New research has revealed the full extent of the house-building industry’s contribution to the national economy, generating œ1.4bn in annual tax revenues for the Government.
The report – released by the Home Builders Federation (HBF) and consultancy Nathaniel Lichfield & Partners (NLP) – claims that the industry is worth œ19.2bn per year to the UK economy and employs more than 600,000 workers.
The new publication also points out the ‘hidden’ social and economic contributions that the house-building sector makes, including the payment of œ576m towards community projects, such as educational and leisure facilities. This is in addition to the 32,000 affordable homes – worth œ2.3bn – built or financed by private house-building, with a further œ1bn paid to local authorities as a contribution to more affordable housing.
Despite these positive aspects of increased house-building, the number of new homes being built remains well below the 240,000 experts believe are needed annually to keep up with demand – provisional figures from the Department of Communities and Local Government suggest that 2014 saw around 119,000 new homes completed.
As the May General Election approaches, the house-building industry is urging all parties to prioritise policies that would allow more homes to be built, and in doing so, give the country a huge economic boost.
Stewart Baseley, executive chairman of the HBF, said: “House-building makes a huge, largely hidden social and economic contribution to the UK. Whilst housing output has increased, we are still not delivering anywhere near what is needed. As well as providing desperately needed new homes, increasing house-building would deliver massive additional benefits to communities across the land. People often don’t realise that the new community centre or school or football pitch has been paid for as a direct results of new homes. Providing new homes for people also means better facilities for the wider community. These are the very things that turn a collection of houses into communities; brand new places where people want to live.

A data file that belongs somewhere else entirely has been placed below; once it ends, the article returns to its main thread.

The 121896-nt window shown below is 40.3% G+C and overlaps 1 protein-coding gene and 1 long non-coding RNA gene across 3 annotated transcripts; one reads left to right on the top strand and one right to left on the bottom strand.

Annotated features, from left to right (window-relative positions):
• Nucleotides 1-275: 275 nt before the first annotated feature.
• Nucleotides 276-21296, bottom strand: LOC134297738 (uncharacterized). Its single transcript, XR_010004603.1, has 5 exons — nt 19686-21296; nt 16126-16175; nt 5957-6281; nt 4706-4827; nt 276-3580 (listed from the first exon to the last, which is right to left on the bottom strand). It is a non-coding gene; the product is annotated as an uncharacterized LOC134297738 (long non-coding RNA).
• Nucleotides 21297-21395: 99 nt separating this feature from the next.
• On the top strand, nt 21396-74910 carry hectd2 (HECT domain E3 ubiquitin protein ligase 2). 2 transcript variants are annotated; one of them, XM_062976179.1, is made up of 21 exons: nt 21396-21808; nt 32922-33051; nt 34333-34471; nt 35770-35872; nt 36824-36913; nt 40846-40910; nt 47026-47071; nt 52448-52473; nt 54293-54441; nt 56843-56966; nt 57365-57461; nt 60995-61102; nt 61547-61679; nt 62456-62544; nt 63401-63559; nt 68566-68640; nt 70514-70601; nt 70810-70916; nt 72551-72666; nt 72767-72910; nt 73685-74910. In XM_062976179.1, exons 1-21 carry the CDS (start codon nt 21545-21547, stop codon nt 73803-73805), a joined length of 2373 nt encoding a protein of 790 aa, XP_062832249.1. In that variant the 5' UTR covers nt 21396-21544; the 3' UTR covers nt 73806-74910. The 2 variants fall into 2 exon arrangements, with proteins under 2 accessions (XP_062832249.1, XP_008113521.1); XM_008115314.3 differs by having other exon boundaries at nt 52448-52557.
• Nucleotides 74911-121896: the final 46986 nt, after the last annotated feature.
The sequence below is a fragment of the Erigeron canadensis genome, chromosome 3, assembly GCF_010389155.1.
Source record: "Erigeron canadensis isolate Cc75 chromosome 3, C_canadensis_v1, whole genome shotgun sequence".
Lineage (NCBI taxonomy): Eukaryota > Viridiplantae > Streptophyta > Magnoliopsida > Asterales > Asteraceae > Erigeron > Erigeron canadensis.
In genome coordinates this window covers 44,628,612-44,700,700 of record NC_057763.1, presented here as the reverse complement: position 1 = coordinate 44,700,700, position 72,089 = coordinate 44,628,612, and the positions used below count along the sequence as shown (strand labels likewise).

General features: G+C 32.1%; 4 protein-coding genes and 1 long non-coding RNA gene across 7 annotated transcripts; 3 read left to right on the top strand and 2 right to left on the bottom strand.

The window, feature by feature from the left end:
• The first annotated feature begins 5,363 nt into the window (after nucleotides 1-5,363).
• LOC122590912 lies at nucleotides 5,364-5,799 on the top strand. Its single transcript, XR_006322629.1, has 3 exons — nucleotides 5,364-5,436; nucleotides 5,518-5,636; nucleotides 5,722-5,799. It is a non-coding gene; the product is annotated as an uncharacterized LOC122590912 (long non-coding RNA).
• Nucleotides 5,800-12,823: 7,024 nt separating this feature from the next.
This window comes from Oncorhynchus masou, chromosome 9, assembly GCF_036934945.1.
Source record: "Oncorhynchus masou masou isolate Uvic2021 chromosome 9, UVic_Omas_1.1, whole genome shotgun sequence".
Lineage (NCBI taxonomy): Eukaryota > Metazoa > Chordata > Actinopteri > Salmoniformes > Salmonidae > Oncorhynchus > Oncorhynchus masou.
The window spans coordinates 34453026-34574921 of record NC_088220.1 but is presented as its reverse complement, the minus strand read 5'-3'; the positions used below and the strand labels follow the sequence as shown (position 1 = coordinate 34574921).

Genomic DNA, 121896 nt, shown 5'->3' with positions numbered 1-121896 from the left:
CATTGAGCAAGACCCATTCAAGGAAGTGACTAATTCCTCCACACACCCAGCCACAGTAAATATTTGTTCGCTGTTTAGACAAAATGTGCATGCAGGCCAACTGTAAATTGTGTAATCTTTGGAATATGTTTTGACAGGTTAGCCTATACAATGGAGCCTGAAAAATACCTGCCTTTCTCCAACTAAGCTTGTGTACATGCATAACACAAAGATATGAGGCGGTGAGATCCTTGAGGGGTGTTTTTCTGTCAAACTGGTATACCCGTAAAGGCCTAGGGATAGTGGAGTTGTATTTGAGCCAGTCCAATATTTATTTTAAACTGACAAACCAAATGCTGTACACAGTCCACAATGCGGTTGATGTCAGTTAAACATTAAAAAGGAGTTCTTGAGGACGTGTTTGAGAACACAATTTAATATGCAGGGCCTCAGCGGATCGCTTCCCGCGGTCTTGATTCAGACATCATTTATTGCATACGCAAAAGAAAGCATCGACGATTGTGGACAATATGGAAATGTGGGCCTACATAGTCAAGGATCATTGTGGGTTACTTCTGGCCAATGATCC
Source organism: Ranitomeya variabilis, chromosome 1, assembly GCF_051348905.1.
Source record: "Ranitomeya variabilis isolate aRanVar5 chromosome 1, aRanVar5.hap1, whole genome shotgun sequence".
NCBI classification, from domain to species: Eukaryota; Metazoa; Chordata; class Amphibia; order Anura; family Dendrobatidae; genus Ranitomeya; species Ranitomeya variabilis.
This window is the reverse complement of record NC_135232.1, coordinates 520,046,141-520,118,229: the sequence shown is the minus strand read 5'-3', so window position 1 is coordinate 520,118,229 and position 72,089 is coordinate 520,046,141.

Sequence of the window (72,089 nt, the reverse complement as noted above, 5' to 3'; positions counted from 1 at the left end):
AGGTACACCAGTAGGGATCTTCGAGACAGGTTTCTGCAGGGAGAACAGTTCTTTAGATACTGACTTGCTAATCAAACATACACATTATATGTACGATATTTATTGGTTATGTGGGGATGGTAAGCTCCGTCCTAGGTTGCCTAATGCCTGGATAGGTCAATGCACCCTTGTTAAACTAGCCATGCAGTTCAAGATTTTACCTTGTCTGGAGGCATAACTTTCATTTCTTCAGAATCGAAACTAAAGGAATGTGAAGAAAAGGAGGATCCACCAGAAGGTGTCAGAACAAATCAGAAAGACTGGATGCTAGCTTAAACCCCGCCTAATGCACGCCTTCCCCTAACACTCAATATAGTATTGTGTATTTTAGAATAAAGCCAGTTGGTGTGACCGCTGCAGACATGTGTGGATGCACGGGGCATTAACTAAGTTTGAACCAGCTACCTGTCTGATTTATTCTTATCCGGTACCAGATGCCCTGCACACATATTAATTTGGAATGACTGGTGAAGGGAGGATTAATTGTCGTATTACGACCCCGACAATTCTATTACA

“As we approach this important election, politicians must prioritise housing policies to help house-builders build the homes we need.”
According to the report, if another 100,000 homes a year were built it would also generate 430,000 extra jobs; a further œ11.9bn in economic output; more than 20,000 affordable homes; and many more community benefits.
Matthew Spry, senior director and head of economics at NLP, which conducted the research on behalf of the HBF, said: “In recent years the UK has failed to hit house-building targets, and last year alone we fell short by at least 100,000 homes. It is now widely accepted that we need to build more homes, and quickly.
“If we can rise to that challenge and build at least the 100,000 extra new homes that the UK needs each year, we stand to gain immensely. These benefits need to be recognised in national policy for housing and the economy, and to be properly reflected in the decisions that are made by local authorities and communities in deciding on proposals for housing development. People need homes to live in. But further, our report shows more housing will make us all more prosperous.”
To read the HBF and NLP report, click here